Comparing AI to ET: Evolution is the Common Denominator

October 24, 2014

There was an interesting talk by SETI enthusiast Morris Jones, who pointed out that we would need to learn about alien biology before we could understand how the aliens think. This is equally true for AI machines! The AI won’t be biological, but let’s just say “evolved” instead.

Steel panels at Nagata-cho Station - Feb. 3, 2014

Steel panels at Nagata-cho Station – Feb. 3, 2014 (Enlarge)

It’s kind of cool to compare AI with ET, huh? And this also reminds me of what PZ Myers was saying recently about how the AI won’t have human-like hygiene problems. Of course not – but that doesn’t mean we’ll have nothing in common at all.

Jones points out that communication is a form of social behavior, and social behavior is an extension of biology. I said to myself, “Great! That means we’ll find it easy to communicate with aliens.”

See, if we have biology in common, then we should be able to use that as a common denominator for communication. After all, biology means evolution. Any species that evolves by natural selection will be pursuing its own species survival – just like us. I think this is a good basis for inter-stellar communication.

As one commenter on io9 wrote:

For aliens who have no concept of sexual reproduction, half of human behavior will make no sense. For aliens who have no sense of hierarchical power structures, the other half of human behavior will make no sense.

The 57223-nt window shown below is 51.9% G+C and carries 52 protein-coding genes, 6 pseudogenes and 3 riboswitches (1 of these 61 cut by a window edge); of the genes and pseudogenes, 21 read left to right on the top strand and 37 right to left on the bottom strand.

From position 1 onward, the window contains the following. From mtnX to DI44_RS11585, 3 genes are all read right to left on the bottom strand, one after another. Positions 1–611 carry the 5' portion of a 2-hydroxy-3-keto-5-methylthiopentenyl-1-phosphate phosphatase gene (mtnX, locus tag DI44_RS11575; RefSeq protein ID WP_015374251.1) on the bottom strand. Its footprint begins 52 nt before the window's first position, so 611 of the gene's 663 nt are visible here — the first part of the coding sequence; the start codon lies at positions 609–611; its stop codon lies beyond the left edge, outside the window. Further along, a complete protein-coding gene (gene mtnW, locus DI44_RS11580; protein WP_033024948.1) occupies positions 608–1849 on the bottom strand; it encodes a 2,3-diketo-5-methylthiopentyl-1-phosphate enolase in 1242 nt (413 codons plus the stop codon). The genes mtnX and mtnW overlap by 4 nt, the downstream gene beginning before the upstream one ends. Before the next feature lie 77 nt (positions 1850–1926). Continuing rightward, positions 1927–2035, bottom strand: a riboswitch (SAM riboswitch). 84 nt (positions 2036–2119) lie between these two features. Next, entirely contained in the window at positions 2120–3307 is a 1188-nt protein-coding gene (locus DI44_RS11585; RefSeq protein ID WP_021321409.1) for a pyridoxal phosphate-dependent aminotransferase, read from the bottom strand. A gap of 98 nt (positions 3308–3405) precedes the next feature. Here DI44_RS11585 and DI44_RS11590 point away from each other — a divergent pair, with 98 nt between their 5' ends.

That’s just my point. Any alien life we meet will certainly understand reproduction (not necessarily sexual), and any alien life will also understand competition (not necessarily hierarchical), simply due to their evolution. We understand such things because we evolved, and any alien species – if it is alive – will also understand these fundamental things due to their own evolution.

I don’t mean to brush aside all the wonderful differences between living species, and I don’t want to suggest that alien life will necessarily look like Earth life. I’m just saying that there’s a strict limit to how strange alien life can possibly be. The basic phenomenon of life – self-organizing structures that evolve by natural selection – is the same throughout the universe, just as the laws of physics are the same everywhere. That’s uniformitarianism. And the fact of evolution will give us a pretty broad basis for communicating with any alien life we ever meet.

We’ll communicate about growth and reproduction, illness and healing, death and rebirth. We’ll communicate about food (or whatever energy inputs the aliens require) and we’ll also communicate about the lack of food. We’ll communicate about diversity, about all the competitive advantages or disadvantages that diversity gives to different individuals. Indeed, we’ll communicate with aliens about competition, the struggle for supremacy – or the struggle for cooperation and mutual understanding.

Every alien species we ever meet will understand all these concepts in exactly the same way we do. The aliens will understand these concepts because they are fundamental aspects of life. Because any alien life we meet will necessarily have evolved. If it didn’t evolve, then it isn’t life – that’s what I’m saying.

And again, the same thing is true for any AI machines that we might meet out there in space, or that we create here on Earth. Any true AI machine will have to be alive, or else it will just be another robotic algorithm without a will of its own. And in order to be alive, an AI machine must evolve by natural selection. Just like ET.